Synopsis: Moving to a space station at the edge of the galaxy was always going to be the death of Hanna’s social life. Nobody said it might actually get her killed. The sci-fi saga that began with the breakout bestseller Illuminae continues on board the Jump Station Heimdall, where two new characters will confront the next wave of the BeiTech assault. Hanna is the station captain’s pampered daughter; Nik the reluctant member of a notorious crime family. But while the pair are struggling with the realities of life aboard the galaxy's most boring space station, little do they know that Kady Grant and the Hypatia are headed right toward Heimdall, carrying news of the Kerenza invasion. When an elite BeiTech strike team invades the station, Hanna and Nik are thrown together to defend their home. But alien predators are picking off the station residents one by one, and a malfunction in the station's wormhole means the space-time continuum might be ripped in two before dinner. Soon Hanna and Nik aren’t just fighting for their own survival; the fate of everyone on the Hypatia—and possibly the known universe—is in their hands. But relax. They've totally got this. They hope. Once again told through a compelling dossier of emails, IMs, classified files, transcripts, and schematics, Gemina raises the stakes of the Illuminae Files, hurling readers into an enthralling new story that will leave them breathless.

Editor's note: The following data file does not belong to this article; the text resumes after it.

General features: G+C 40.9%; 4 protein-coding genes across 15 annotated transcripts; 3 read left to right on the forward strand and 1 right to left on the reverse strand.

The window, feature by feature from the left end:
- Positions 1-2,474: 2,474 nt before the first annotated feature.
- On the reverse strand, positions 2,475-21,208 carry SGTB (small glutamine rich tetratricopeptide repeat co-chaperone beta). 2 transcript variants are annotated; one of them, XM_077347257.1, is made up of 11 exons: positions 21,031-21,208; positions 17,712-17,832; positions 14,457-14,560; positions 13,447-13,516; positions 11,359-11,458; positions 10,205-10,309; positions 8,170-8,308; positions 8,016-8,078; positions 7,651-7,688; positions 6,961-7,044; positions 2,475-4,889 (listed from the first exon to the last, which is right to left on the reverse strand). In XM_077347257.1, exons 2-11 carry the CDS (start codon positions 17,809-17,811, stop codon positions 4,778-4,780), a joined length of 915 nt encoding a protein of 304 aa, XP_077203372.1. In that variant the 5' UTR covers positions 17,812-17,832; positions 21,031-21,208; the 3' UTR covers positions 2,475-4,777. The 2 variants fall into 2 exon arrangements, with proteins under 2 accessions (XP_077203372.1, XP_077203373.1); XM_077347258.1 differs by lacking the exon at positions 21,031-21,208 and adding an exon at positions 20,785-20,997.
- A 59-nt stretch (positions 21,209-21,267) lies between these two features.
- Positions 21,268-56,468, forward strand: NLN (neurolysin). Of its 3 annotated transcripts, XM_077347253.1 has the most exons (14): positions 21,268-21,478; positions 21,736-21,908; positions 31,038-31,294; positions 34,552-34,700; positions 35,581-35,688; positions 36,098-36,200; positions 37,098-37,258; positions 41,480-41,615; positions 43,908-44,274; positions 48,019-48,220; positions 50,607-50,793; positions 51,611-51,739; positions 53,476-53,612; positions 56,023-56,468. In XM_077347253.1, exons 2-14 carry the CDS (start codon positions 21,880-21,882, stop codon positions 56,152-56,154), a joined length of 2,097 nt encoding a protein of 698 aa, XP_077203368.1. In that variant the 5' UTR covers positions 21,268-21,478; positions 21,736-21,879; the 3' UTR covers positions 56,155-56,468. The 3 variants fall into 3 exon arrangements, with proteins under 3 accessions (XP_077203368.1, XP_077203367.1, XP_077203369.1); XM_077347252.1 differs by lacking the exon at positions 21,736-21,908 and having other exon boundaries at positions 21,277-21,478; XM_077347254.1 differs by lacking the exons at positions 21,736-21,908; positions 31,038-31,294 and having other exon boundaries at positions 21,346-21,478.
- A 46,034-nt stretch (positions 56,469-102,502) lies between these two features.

Review: Wow. Wow. Wow. Did I just listen to an audiobook or watch a movie with my eyes closed? The auditory experience blew me away. A full cast and sound effects, (let’s not forget about the lollipop song), made it impossible to remove my earbuds. I couldn’t stop listening to the damn book.

Gemina, the second installment in the Illuminae Files blew me away. I loved Kady and Ezra in book one, but Nik and Hanna stole the show in book two. The overall tone of the story matured, and I loved every second. The authors’ ability to suck the reader into the drama on Heimdall shifted into overdrive. I was there. Running, hiding, laughing, and crying with Hanna, Nik, and his cousin. The chilling parts raised the hairs on the back of my neck, the sweet moments warmed my heart. The pacing never slowed, the twists made my jaw hit the floor, and Aiden…oh, how I love that wicked little AI.

I won’t fill this review with spoilers, so do yourself a favor and pick up the Illuminae Files. The formatting in the physical books are a feast for the eyes, the audiobooks are an experience like no other. Kaufman and Kristoff are magicians. They deserve high praise for co-authoring this phenomenal book.

Readers: excellent read for those who love sci-fi, adventure, mystery, and romance.

Writers: an excellent case study for those learning about world-building, high-tension scenes, and engaging dialogue

Triggers/Warnings: suggestive language, violence, and graphic imagery